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U.S. Department of Health and Human Services Department of Health and Human Services
Substance Abuse and Mental Health Services Administration

Substance Abuse & Mental Health Services Administration

Last Updated: 7/7/2008

SAMHSA’s Resource Center to Promote Acceptance,
Dignity and Social Inclusion Associated with
Mental Health (ADS Center)


Lynn's Story

In my teen years, I had some anger issues, but never identified them as mental health problems. The turning point for me was toward the end of an unhealthy relationship, when a door was locked in my face and I decided to put a fist through it. The glass didn't hurt me seriously, but at that moment, when I fell to the floor weeping and bleeding, I realized I needed help. Help getting out of the relationship, getting control of my anger and my dependency.

By my thirties, I self-medicated by overspending and managed to get myself deep in debt. My parents tried to help me out. I was an only child, and my mother loved me, so she constantly tried to help me, and explain how the dangers of debt could impact your self-image as well as your credit rating. I was guilty and ashamed of my debt. When I got bills in the mail, I wouldn't want to open them. I stopped taking mail out of the mailbox, and I didn't want to get out of bed.

My best friend could see the trouble I was in. She bought me a book on codependency. We talked about depression and anxiety, and she eventually steered me toward her family psychiatrist. I believe she saved my life.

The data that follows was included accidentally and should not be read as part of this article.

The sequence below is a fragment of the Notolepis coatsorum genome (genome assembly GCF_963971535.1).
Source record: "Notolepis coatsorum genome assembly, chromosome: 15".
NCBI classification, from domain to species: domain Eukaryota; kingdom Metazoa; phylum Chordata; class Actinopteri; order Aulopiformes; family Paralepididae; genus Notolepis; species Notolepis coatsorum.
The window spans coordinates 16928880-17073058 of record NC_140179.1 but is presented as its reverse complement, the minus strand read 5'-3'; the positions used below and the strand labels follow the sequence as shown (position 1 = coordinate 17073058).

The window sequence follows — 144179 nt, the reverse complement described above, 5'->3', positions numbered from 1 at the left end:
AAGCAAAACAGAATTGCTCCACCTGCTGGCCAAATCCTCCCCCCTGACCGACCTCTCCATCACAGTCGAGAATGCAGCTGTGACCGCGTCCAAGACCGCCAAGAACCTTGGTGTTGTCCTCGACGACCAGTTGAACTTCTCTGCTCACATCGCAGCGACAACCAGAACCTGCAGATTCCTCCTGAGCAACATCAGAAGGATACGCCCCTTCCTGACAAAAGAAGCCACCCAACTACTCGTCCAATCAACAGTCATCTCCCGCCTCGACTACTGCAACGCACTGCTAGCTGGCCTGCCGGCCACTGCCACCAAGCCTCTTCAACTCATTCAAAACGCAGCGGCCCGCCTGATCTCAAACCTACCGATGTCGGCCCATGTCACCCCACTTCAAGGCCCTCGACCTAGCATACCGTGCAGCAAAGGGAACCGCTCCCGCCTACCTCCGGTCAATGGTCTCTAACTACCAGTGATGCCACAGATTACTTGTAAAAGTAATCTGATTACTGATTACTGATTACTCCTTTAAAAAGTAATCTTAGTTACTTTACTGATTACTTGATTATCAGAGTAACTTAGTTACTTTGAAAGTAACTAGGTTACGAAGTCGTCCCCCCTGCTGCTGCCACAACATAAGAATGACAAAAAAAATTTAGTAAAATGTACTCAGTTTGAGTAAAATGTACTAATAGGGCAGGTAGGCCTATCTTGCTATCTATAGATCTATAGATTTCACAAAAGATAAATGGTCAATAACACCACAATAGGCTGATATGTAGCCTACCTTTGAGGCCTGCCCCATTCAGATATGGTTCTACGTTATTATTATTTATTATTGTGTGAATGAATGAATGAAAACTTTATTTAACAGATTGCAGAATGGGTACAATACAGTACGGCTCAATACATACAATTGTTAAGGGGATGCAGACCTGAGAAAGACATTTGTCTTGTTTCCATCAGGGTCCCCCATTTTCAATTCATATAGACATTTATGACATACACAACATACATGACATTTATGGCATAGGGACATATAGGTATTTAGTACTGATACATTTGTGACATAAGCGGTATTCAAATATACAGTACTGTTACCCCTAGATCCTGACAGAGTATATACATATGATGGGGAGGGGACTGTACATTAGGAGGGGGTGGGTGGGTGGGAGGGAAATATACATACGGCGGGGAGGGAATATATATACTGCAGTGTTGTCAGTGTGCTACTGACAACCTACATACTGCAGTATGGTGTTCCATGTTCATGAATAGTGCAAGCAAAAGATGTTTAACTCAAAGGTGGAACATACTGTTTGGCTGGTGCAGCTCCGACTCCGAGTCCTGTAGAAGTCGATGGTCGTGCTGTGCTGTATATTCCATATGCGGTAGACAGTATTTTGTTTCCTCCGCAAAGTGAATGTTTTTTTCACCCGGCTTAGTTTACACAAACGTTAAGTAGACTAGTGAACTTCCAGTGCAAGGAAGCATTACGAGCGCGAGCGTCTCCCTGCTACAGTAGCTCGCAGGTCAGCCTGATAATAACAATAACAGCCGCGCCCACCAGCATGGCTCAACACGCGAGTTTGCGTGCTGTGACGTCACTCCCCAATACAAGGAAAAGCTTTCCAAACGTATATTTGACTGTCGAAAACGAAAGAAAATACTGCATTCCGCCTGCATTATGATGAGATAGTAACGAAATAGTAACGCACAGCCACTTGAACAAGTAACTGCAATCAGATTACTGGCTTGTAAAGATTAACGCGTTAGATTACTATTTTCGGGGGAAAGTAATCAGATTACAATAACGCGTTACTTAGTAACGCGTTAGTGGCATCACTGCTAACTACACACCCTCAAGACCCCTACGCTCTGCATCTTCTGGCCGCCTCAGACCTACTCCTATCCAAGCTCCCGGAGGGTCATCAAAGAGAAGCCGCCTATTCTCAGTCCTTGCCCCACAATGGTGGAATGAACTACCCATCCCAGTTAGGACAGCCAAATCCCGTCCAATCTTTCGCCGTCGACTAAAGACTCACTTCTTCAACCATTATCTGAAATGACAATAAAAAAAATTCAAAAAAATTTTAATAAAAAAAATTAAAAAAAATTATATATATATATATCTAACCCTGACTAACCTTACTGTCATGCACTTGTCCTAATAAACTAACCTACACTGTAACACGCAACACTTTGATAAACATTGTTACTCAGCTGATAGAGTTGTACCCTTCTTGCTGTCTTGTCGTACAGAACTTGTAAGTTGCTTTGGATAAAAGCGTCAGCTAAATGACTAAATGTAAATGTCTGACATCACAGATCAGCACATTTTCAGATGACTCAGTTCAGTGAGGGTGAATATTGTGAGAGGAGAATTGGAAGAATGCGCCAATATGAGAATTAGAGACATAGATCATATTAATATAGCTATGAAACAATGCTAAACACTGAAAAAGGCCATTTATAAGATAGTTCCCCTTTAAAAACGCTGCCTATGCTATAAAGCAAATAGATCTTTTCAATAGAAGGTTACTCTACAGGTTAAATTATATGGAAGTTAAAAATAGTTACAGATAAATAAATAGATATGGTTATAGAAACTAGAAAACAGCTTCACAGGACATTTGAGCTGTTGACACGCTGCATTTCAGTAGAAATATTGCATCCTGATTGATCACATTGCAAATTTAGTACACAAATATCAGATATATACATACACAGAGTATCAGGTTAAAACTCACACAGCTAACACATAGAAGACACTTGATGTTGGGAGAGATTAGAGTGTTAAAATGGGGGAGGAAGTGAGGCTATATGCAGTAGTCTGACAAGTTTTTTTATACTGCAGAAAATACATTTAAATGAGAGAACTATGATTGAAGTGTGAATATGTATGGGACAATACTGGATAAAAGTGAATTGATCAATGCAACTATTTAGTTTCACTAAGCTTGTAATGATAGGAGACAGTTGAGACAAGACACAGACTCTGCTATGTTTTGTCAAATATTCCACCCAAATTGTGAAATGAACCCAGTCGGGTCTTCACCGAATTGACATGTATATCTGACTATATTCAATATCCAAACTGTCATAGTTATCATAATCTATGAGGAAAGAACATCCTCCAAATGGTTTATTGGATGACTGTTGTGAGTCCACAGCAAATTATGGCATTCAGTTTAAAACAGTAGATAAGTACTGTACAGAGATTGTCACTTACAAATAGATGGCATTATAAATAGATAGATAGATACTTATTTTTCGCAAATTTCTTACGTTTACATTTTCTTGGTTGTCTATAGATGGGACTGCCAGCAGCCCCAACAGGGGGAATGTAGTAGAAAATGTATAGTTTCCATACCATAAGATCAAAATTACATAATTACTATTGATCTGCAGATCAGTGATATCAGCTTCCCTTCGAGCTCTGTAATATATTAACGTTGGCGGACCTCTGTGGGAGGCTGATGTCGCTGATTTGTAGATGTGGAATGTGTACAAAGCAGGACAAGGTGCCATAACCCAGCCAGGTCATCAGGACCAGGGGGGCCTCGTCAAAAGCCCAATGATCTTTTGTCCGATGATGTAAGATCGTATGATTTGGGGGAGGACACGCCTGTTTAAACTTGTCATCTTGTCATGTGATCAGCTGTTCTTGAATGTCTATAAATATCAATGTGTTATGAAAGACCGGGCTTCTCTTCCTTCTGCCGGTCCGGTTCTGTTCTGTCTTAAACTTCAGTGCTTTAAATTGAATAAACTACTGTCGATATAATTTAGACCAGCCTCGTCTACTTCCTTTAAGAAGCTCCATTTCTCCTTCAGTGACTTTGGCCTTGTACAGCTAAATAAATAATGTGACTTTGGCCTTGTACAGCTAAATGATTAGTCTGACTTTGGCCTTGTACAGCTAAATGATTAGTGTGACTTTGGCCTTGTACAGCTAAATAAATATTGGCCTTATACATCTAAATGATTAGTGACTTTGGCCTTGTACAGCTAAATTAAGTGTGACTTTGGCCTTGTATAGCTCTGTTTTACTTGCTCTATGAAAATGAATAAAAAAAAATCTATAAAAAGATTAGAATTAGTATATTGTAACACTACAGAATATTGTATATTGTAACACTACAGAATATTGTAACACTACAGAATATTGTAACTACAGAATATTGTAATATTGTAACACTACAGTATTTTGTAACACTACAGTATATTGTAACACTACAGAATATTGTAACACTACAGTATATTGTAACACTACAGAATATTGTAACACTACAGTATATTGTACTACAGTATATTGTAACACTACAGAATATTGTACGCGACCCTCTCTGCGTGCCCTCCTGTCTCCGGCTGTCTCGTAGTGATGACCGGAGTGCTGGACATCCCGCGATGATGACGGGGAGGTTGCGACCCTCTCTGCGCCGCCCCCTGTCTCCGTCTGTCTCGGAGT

My psychiatrist was very patient and kind, but we didn't have much success with medication. Every time a new antidepressant was released, I hoped it would help where the others didn't. I was torn between relying too much on medications and being unable to believe they'd help. We had mixed successes, but I never got a very good fit.

Therapy made a big difference, though. My psychiatrist has been my rock. I've seen him off and on for the past 16 years, and he really talks to me and knows me very well. His role has never been just to prescribe medication. In fact, last year I got off antidepressants because we decided the benefits weren't there for me.

Thanks to him, to group therapy, and friends and family who stuck by me, I've been able to keep my current job for 25 years. I've won awards for publication design and photography—I guess I'm one of the victims of the "creative/depressed" curse. I've maintained healthy relationships. And most importantly, I was finally able to get out of debt a few years ago.

Although my friends were supportive, I did run into people who were less supportive. A relative of one of my friends once said that an acquaintance with depression should just "pull himself up by his bootstraps." I was in the room at the time, and it was very hurtful. I understand that she had her own issues, but I felt it was insensitive.

It's a hard lesson to learn, but I think it's important to face your own demons. You have to be honest with friends and with yourself. I'm hoping that through telling my story, I can help people understand that their feelings are valid, and that mental illness is just as difficult as any other illness. If insurance providers and workplaces accepted this, we would be able to say, "I'm feeling really down now, and I need to go home." If you know where a problem comes from, then you've gone a long way toward solving it.


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This Web site was developed under contract with the Office of Consumer Affairs in SAMHSA’s Center for Mental Health Services. The views, opinions, and content provided on this Web site do not necessarily reflect the views, opinions, or policies of SAMHSA or HHS. The resources listed in this Web site are not all-inclusive and inclusion on this Web site does not constitute an endorsement by SAMHSA or HHS.